Air Force awards $3.2 million contract to Boeing to build 512 CSEL pilot emergency radios
HANSCOM AIR FORCE BASE, Mass., 23 Sept. 2014. U.S. Air Force combat survival experts are ordering more than 500 AN/PRQ-7A hand-held emergency radios for downed aircraft pilots from the manufacturer, the Boeing Co. Defense, Space & Security segment in St. Louis.
Officials of the Air Force Life Cycle Management Center at Hanscom Air Force Base, Mass., announced a $3.2 million contract to Boeing last week for 512 AN/PRQ-7A hand-held emergency radios as part of the Combat Survivor Evader Locator Hand-Held Radio (CSEL HHR) full-rate production 6 lot 3 program.
The AN/PRQ-7 RF and microwave equipment is an integral component of the CSEL system, which is the U.S. Department of Defense (DOD) program of record for joint search and rescue. CSEL gives search-and-rescue forces precise geo-positioning information and secure over-the-horizon and line-of-sight two-way data communications.
The AN/PRQ-7 is a multifunction handheld radio that enables the warfighter to communicate position and text messages securely through the CSEL UHF satellite communications (SATCOM) network. This system enables the user to transmit and receive position and text message using a secure UHF SATCOM data link to the CSEL UHF SATCOM base station and national asset system.
The AN/PRQ-7 radio is software programmable and upgradable; has a selective-availability anti-spoofing module (SAASM)-based GPS receiver for precise navigation; NSA certified encryption and decryption of over-the-horizon and line-of-sight messages; night-vision-goggle-compatible liquid crystal display; wideband flat-blade antenna; operates in temperatures from -20 to 55 degrees Celsius; and is waterproof to 10 meters of immersion.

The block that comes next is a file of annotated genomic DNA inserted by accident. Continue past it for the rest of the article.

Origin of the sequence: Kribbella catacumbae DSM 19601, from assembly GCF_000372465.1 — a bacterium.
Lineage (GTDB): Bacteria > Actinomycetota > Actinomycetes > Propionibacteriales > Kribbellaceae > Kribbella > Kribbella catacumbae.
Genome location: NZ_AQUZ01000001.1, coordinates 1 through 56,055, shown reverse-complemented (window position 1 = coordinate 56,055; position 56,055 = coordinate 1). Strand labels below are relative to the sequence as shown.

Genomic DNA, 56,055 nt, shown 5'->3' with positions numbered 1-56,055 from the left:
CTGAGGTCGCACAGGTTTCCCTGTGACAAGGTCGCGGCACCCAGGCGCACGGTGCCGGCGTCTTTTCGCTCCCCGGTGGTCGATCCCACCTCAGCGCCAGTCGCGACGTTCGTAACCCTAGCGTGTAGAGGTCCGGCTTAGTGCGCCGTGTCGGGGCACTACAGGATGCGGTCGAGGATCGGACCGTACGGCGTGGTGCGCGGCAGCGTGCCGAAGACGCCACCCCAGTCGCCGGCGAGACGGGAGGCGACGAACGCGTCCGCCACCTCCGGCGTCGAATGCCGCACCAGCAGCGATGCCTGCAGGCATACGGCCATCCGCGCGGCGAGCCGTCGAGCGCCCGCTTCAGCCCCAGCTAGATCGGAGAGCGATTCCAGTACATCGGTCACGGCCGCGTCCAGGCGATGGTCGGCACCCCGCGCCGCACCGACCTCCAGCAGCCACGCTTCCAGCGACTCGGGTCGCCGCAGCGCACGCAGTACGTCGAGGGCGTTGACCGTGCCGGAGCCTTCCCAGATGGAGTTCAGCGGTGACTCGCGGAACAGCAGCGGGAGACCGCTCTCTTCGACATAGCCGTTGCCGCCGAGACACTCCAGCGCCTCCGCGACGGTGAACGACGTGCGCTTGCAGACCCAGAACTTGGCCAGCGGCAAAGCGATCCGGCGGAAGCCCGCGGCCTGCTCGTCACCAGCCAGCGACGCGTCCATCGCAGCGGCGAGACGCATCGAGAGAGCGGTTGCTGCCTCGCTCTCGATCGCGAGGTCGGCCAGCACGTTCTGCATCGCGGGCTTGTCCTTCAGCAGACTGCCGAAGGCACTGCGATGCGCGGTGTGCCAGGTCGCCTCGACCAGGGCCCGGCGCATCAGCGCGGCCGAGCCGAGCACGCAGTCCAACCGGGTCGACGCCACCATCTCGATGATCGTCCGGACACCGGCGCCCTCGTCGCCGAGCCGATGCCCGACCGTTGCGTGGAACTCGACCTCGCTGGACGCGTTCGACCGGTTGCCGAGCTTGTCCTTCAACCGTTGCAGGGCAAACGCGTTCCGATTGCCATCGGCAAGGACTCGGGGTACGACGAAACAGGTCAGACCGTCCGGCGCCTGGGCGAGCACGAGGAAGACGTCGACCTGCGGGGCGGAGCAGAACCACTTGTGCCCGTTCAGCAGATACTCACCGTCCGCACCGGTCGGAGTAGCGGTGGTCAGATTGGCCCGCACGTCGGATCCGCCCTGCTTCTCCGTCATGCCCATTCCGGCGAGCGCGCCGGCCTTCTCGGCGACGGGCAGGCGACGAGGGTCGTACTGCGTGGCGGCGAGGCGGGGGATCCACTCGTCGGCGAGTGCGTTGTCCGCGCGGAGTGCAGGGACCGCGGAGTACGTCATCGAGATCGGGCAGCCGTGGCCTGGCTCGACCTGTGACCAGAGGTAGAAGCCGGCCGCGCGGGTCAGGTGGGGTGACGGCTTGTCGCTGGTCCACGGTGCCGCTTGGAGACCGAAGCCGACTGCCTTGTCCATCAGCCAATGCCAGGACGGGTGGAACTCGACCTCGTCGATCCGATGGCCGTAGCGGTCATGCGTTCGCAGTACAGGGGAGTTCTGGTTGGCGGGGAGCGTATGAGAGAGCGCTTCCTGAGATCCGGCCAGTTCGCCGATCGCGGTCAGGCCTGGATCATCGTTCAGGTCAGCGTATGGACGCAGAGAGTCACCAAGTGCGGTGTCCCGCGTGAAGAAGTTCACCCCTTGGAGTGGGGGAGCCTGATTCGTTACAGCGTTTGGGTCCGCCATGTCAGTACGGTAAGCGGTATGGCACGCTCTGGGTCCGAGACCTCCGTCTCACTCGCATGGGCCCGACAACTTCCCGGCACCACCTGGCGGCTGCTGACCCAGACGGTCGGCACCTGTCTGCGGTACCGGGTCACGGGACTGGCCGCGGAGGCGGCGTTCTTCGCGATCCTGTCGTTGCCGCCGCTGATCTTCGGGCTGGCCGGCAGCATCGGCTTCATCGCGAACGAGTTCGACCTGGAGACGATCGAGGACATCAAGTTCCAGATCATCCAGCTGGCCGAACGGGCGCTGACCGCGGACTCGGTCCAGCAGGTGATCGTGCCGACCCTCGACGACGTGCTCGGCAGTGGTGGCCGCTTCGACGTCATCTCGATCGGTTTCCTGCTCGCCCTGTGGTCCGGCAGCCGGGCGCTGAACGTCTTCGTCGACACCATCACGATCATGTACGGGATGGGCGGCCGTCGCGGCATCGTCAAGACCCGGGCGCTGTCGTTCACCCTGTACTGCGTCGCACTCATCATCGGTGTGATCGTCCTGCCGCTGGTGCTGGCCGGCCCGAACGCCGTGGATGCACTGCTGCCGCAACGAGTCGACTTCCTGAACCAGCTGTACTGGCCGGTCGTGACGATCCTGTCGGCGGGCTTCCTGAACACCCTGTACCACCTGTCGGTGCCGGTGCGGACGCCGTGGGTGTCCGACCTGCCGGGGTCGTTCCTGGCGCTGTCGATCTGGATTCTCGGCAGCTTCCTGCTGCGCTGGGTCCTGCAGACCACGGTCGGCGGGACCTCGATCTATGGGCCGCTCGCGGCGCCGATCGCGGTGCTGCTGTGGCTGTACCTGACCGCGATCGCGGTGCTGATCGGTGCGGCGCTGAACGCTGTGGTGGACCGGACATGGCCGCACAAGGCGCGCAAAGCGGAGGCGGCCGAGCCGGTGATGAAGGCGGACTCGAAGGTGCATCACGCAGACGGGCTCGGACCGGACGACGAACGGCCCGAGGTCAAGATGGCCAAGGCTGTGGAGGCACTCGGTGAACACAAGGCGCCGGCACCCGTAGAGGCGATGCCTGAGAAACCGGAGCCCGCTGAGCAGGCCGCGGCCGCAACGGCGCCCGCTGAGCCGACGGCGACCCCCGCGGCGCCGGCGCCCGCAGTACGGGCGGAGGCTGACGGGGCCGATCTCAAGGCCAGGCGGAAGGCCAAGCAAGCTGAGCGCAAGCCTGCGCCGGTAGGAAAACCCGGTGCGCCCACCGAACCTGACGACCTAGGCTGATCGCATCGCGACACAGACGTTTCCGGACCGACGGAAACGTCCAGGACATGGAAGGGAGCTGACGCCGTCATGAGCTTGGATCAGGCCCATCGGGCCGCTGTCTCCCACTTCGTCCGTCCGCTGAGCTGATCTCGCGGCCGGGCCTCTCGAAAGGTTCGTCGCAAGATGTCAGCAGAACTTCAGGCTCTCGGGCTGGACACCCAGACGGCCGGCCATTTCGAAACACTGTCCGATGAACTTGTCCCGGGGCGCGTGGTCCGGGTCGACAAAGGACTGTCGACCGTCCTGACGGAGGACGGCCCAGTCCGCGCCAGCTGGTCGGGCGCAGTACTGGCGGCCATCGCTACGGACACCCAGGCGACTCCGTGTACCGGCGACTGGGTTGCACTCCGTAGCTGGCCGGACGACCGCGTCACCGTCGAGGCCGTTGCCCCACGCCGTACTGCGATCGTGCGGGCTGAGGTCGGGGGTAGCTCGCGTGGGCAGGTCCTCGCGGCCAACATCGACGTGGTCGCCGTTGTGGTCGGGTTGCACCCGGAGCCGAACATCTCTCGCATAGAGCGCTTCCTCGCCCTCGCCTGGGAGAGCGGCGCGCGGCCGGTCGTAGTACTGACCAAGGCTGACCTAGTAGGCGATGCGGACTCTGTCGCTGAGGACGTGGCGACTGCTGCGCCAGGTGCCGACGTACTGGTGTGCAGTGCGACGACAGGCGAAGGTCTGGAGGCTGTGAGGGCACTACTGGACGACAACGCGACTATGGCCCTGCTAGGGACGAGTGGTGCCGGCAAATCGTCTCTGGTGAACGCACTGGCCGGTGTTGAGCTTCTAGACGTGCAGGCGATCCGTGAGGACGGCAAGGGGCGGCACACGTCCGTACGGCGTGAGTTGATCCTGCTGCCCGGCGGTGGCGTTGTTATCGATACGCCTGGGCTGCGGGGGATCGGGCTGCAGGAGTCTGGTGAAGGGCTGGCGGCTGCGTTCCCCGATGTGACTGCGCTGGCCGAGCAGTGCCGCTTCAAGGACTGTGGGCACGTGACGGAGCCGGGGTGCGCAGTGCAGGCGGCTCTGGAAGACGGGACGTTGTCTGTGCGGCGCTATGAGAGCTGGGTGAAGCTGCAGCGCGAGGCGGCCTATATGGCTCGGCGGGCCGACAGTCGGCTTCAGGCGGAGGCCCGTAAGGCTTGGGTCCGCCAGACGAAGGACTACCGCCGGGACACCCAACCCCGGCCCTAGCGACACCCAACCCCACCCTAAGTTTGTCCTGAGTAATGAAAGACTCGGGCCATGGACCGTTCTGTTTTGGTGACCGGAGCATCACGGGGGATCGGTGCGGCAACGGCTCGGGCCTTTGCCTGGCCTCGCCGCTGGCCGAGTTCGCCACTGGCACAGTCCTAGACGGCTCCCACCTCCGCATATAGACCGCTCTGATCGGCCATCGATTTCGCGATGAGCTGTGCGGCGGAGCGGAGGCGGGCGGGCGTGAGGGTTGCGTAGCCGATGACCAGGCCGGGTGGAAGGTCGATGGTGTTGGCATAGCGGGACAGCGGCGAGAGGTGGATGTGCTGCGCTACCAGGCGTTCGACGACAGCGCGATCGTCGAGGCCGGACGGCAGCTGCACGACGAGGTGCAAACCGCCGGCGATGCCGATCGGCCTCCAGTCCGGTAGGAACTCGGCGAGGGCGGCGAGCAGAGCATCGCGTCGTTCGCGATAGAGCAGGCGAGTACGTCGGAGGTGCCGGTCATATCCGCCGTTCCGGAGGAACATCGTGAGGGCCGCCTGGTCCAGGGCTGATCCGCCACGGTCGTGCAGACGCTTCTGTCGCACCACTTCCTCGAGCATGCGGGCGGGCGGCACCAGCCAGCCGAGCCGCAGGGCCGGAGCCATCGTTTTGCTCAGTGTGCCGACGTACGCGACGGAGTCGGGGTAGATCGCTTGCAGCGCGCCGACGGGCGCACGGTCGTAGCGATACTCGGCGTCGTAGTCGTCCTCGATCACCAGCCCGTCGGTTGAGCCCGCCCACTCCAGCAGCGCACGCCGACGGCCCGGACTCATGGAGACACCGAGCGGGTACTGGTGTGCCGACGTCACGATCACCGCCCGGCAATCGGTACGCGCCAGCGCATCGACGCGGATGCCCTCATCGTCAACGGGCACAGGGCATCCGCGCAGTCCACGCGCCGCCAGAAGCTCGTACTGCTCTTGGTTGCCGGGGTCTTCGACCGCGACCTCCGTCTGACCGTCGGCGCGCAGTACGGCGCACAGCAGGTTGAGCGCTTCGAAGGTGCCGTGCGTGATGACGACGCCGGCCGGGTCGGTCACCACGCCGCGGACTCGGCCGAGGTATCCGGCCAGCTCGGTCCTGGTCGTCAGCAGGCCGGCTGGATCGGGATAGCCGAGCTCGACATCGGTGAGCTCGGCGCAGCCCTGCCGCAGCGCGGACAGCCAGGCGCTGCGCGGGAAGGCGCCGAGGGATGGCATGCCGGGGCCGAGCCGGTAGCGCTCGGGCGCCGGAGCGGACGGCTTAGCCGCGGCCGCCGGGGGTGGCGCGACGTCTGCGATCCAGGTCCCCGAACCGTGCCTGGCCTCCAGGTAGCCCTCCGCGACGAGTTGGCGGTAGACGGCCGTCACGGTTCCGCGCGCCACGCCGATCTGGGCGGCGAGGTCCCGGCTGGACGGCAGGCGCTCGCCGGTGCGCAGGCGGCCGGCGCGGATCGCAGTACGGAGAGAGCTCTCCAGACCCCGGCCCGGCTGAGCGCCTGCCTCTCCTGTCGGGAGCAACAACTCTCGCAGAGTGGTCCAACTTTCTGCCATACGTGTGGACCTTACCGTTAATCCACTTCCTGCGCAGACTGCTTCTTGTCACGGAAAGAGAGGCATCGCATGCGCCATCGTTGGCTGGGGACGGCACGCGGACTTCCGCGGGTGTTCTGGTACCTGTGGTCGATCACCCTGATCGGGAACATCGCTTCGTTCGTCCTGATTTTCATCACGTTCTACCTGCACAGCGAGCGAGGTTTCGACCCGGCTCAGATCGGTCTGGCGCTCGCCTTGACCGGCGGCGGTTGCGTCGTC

The CSEL, of which the AN/PRC-7 radio is a component, provides global coverage for DOD forces worldwide. The system enables joint personnel recovery centers (JPRCs) and recovery forces to locate, authenticate, and communicate with isolated personnel in near real-time anywhere in the world.
The CSEL program is in full-rate production by Boeing. Managing the contract are officials of the Joint Program Office for Personnel Recovery at the Electronic Systems Center, Hanscom Air Force Base.
The CSEL and its AN/PRC-7 radio are replacing equipment that was effective only if friendly forces were within line-of-sight. This older equipment offered very little to counter the possibility of enemy intercept or jamming.
The Boeing CSEL system is based on a flexible, modular communication architecture over several satellite links for dependable and secure satellite communications, line-of-sight voice communications, global position, navigation and beacon functions.
When activated by downed pilots or other isolated warfighters, the AN/PRC-7 CSEL handheld radio automatically and securely transmits its GPS location and identification information, and helps the stricken pilot and rescuers share messages on the pilot's physical condition, enemy location, rescue plans, and other important information.